No Chicken Little Here

I’d like to mention today this article I found on-line in the Danish Christian newspaper, Kristeligt Dagblad, entitled While we wait for catastrophe . . .

That’s right, after that attempt to find some humor last time – Somali piracy = “defense of food for Somali children,” ha-ha anybody? – we’re back now to some more doom-and-gloom. But at least this is unexpected and even interesting doom-and-gloom (I hope), for here the presumably Christian staff-writer for the Kristeligt Dagblad, Lars Henriksen, has a little surprise in store for us coming straight out of Heaven: an asteroid!

Yes, adding to everything else we all have to worry about these days, this article discusses the prospect of the Earth being hit by a high-speed humongous rock from space. After all, this has happened before; some scientists now think such an impact, occurring about 65 million years ago, was what wiped out the dinosaurs as well as leaving a crater in Mexico 900 meters deep and 180 kilometers wide. It even happened again a little over 100 years ago, when Siberia was hit in 1908 by a 50-meter-wide asteroid which devastated 2,000 square kilometers of woodland. “Experts” quoted by Henriksen estimate that there is a 10% chance of something like that happening again within this century, and naturally there is no way to ensure that it would again occur in a relatively depopulated area.

But there is also a silver-lining to report here, of a sort, namely that the University of Hawaii put into operation last December a new telescope designed to locate those asteroids in the Earth’s general neighborhood which are greater than a kilometer in diameter. (There are said to be about 1,000 of these; remember the devastation that that mere fifty-meter rock wrought in Siberia.) And it is now building a further three telescopes – cost: $100 million, but these days that doesn’t matter if it creates jobs – which, collectively with that first one, should be able to keep track of all but the very-smallest.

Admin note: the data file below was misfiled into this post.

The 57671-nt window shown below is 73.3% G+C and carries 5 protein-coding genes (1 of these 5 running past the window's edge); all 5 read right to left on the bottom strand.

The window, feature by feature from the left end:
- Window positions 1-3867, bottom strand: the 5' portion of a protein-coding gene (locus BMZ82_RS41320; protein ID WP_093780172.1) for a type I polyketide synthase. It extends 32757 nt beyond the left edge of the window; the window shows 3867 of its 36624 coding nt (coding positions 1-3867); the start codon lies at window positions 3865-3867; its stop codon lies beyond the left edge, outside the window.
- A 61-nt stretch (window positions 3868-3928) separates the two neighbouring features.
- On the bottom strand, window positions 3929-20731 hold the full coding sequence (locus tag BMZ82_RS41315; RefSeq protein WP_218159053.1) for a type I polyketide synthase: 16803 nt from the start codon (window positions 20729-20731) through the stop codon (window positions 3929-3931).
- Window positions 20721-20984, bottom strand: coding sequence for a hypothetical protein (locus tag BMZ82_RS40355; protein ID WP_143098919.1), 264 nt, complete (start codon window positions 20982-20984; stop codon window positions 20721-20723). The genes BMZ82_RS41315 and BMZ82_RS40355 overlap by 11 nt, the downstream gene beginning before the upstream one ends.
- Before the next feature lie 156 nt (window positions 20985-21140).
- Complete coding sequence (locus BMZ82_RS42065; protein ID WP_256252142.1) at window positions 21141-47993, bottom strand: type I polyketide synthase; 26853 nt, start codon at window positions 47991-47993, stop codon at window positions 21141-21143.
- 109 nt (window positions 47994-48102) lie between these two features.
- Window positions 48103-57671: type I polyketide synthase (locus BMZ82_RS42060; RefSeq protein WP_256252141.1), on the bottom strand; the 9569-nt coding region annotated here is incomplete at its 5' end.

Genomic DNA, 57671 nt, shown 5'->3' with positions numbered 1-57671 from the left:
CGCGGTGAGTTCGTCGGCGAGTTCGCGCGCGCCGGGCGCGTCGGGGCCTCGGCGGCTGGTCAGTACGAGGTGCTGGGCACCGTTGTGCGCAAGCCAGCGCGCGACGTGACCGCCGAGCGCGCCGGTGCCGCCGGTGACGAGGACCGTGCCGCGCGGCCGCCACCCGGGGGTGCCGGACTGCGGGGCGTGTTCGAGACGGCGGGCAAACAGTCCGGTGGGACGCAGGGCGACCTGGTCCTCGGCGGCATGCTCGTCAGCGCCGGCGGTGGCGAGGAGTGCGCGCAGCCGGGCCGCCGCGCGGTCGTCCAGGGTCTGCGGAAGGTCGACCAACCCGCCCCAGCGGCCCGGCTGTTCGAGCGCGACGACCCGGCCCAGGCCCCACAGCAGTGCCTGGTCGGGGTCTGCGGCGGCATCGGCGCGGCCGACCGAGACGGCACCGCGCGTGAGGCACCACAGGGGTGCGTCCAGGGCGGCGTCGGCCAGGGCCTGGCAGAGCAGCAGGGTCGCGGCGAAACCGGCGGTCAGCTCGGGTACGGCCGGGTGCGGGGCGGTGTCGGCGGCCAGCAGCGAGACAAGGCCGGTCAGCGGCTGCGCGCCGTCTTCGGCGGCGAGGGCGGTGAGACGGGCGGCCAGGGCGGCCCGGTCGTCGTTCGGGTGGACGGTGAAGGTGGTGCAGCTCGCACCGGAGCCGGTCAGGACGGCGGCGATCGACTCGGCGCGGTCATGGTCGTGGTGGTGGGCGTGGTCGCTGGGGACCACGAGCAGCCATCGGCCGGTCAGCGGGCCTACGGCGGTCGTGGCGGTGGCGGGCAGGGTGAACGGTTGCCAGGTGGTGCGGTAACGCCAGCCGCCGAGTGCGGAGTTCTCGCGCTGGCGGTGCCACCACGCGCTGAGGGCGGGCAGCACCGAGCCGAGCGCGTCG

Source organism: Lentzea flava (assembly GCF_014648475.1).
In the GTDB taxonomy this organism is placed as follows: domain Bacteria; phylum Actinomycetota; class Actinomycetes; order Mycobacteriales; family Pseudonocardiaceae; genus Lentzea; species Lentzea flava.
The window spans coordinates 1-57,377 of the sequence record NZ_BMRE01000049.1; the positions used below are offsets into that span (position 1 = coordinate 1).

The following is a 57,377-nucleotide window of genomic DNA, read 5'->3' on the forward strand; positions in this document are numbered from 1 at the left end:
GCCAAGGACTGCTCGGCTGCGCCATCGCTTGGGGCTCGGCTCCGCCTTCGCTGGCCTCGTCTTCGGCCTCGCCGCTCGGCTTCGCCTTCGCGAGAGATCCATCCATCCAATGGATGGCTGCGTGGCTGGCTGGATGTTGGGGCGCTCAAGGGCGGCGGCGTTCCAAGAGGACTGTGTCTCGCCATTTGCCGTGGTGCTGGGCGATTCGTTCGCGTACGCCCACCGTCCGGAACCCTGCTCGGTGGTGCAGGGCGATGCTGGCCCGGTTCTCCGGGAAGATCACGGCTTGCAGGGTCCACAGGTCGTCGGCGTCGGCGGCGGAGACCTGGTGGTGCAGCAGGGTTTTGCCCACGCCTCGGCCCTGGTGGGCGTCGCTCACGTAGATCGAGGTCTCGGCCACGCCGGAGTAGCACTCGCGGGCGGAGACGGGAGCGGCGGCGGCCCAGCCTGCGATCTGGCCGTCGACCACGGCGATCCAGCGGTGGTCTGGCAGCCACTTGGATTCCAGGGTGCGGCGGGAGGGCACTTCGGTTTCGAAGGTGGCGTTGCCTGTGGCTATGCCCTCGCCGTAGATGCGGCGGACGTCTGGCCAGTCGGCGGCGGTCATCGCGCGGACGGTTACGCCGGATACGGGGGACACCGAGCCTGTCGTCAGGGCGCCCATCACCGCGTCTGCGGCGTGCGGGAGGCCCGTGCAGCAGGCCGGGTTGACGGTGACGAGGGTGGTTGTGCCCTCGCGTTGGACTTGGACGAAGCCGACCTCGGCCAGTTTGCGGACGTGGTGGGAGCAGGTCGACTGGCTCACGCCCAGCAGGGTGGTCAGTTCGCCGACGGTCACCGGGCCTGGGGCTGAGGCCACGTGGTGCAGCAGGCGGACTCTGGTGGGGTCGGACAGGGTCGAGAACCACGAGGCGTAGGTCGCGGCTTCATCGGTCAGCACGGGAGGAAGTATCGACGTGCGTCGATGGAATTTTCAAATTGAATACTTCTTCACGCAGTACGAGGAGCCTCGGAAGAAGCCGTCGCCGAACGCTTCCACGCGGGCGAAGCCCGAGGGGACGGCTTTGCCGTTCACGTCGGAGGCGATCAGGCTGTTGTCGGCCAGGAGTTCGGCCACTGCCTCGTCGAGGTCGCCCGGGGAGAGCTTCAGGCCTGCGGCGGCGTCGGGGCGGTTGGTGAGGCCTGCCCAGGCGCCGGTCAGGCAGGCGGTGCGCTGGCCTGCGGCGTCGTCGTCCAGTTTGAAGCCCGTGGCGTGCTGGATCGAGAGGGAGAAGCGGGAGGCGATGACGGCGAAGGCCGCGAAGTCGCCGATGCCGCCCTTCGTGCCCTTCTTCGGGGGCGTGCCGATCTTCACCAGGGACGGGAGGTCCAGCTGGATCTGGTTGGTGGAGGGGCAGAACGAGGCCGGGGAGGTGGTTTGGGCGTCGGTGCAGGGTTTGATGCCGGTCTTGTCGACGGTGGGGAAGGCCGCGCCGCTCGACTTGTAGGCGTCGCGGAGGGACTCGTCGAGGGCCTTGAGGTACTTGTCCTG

Then the question arises of what do we do if/when these telescopes one day detect some asteroid coming on a collision-course. Henriksen does not get into that. Still, I bet if you have read this far, leaving that question hanging unanswered might just disrupt your good night’s sleep for a while – am I right? Luckily, all of this is a subject that has also been brought up in public by writer, intellectual, and former Brookings Institution fellow Gregg Easterbrook. (Admittedly, I first heard of him via his excellent column on American professional football, Tuesday Morning Quarterback.) If you’re worried – and maybe you should be – go ahead and check out the article he wrote last year on this subject for The Atlantic (English-language, of course), entitled The Sky Is Falling. It’s a more-thorough treatment, including mention of remedial measures like “gravitational tractors” that might help set your mind at rest.

The point here is that, even as the Danes also have plenty on their plates to worry about these days, awareness of this threat from outer space is also creeping into their consciousness, even if it is by means of a non-mainstream newspaper. And Henriksen’s article does feature at the top what you could call a close-up “mug shot” (actually four of them, taken in 1999 by one of those space-probes we have out there) of one of those big nasty rocks that could spell doom for our planet. Stare and squint as I might, though, on not one of those four different exposures of that same asteroid could I make out anything like crazed, evil eyes or a malicious smile.

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